A Year of Being Kind blog – Wednesday, October 29, 2014
Trying to Be Kind to a Bird
I am sad to say this does not end well. If you are at all soft-hearted, perhaps you don’t wish to read any further. Be warned. I am still very sad.
At about quarter to eleven, I went into the church for the midweek bible study. The church has two entrances: one near the classrooms, and the other near the sanctuary and church office. I usually enter near the church office. For some reason, I went into the other one—the one by the classrooms, and circled around past the preschool classrooms to the office.
I started the bible study a little before eleven. We had a good study—another one in the series on the names and titles of Jesus in the Gospels. A little after twelve, the bible study finished. Everyone started to leave. I went into the church office with several others, and a church member noticed that there was a bird outside, huddled on the sidewalk in front of the sanctuary-side glass doors. I came to look, too.
“Oh, my. It probably crashed into the glass doors.”
I was concerned. It looked like a sparrow. I bent down to look at it, being careful not to touch it. The weather was gusty and cool, and the sparrow was all huddled and fluffed up. I went to my laptop and quickly looked up bird sanctuaries in Chicago. That led me to Chicago bird collision monitors. I called the volunteer hotline.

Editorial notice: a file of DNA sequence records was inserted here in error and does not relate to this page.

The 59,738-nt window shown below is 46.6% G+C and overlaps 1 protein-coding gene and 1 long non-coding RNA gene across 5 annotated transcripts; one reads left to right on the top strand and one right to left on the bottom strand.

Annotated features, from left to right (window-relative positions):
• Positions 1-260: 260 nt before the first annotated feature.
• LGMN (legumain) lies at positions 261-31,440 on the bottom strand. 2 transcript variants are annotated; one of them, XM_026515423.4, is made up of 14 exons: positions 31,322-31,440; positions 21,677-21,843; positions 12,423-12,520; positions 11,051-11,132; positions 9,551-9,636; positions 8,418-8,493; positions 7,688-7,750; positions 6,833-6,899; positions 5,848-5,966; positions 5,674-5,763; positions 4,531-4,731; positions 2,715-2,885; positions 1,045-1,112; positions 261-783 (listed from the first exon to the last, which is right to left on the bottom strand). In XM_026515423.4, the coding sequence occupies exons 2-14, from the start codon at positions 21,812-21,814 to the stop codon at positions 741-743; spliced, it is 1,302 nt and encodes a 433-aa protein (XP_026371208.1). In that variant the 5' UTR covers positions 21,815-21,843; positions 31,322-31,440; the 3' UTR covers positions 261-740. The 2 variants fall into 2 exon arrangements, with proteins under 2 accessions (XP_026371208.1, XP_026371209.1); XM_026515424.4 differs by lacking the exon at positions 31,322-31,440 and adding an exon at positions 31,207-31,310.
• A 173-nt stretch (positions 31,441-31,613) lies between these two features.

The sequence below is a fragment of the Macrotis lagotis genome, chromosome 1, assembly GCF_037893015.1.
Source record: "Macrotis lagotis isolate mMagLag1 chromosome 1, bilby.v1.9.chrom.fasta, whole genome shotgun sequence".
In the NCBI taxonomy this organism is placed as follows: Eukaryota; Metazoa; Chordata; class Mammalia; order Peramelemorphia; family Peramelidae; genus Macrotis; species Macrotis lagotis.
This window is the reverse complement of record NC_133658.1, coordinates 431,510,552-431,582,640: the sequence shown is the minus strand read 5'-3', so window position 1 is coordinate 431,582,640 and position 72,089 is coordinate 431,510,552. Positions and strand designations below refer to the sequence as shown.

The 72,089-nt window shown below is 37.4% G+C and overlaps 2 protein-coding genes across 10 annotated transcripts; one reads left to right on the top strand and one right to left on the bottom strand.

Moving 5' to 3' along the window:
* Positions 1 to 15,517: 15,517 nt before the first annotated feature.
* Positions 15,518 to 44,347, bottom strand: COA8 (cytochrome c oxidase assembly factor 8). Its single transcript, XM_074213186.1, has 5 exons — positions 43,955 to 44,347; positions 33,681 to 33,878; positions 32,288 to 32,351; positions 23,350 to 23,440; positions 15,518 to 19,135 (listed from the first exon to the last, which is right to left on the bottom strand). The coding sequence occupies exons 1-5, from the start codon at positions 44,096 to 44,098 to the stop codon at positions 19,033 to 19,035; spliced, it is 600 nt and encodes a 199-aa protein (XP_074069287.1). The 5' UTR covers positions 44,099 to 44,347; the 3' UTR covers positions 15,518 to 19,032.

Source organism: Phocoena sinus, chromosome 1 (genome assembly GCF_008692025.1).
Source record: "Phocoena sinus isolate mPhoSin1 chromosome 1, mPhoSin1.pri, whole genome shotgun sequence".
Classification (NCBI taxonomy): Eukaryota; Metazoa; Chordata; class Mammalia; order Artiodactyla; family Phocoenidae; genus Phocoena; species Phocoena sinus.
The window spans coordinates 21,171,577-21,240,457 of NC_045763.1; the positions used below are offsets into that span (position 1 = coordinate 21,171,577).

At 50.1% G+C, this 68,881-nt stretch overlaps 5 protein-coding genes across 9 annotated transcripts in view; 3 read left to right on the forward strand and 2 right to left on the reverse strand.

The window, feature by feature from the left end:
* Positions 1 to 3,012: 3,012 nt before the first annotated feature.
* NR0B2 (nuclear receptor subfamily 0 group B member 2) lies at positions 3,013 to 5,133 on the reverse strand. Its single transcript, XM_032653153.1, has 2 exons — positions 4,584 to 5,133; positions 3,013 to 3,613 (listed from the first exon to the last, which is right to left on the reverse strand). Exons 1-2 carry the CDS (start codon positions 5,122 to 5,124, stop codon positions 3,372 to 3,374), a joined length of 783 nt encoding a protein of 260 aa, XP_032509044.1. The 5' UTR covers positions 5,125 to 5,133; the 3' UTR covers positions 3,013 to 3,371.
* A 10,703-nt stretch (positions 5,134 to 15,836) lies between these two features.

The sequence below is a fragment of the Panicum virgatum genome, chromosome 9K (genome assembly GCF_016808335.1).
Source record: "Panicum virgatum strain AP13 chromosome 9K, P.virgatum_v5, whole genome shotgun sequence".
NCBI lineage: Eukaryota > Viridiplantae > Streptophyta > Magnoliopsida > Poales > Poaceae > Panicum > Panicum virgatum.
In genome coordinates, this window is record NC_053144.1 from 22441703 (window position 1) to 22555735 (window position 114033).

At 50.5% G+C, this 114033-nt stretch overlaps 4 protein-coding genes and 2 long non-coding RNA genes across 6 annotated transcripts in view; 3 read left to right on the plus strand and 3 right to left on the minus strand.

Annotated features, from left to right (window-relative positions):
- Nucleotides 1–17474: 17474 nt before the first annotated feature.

“Hello. I’d like to report a bird that I think collided with the glass doors at my work.” The wonderful, kind volunteer told me where to bring the injured bird, and also said that it was quite possibly a migratory sparrow, coming through the area. I said I would bring the bird to the wildlife center. Accordingly, I followed her directions, washing my hands and getting a paper bag. By the time I returned to the doors by the sanctuary to collect the huddled bird, I was shocked to see a change. The bird was not fluffed up any longer. As I gently scooped it up into the bag, I noticed it was no longer breathing.
This was heartbreaking for me. If only. If only the weather were not cold and gusty. If only I had seen the hurt bird earlier. If only. If only.
With a heavy heart, I called the hotline again, and spoke with the same kindly woman. I told her what had happened. She thanked me for being concerned for the poor bird. And we hung up.
I know birds do collide with glass windows and doors during the yearly migration. I’ve read articles about it, but actually seeing a bird that collided with a door—that is truly heartbreaking. I know God knows about the flowers in the fields, and the leaves that fall from the trees. As Matthew 6 tells me, God knows about each sparrow that falls. Dear God, seeing the aftermath of this sparrow’s fall makes me heavyhearted. I know it’s a small thing, in the grand scheme of things, but I do feel badly for this poor bird. I tried to be kind, I really did. I hope this bird had some joy in its life, and I pray that it brought joy into the lives of others.
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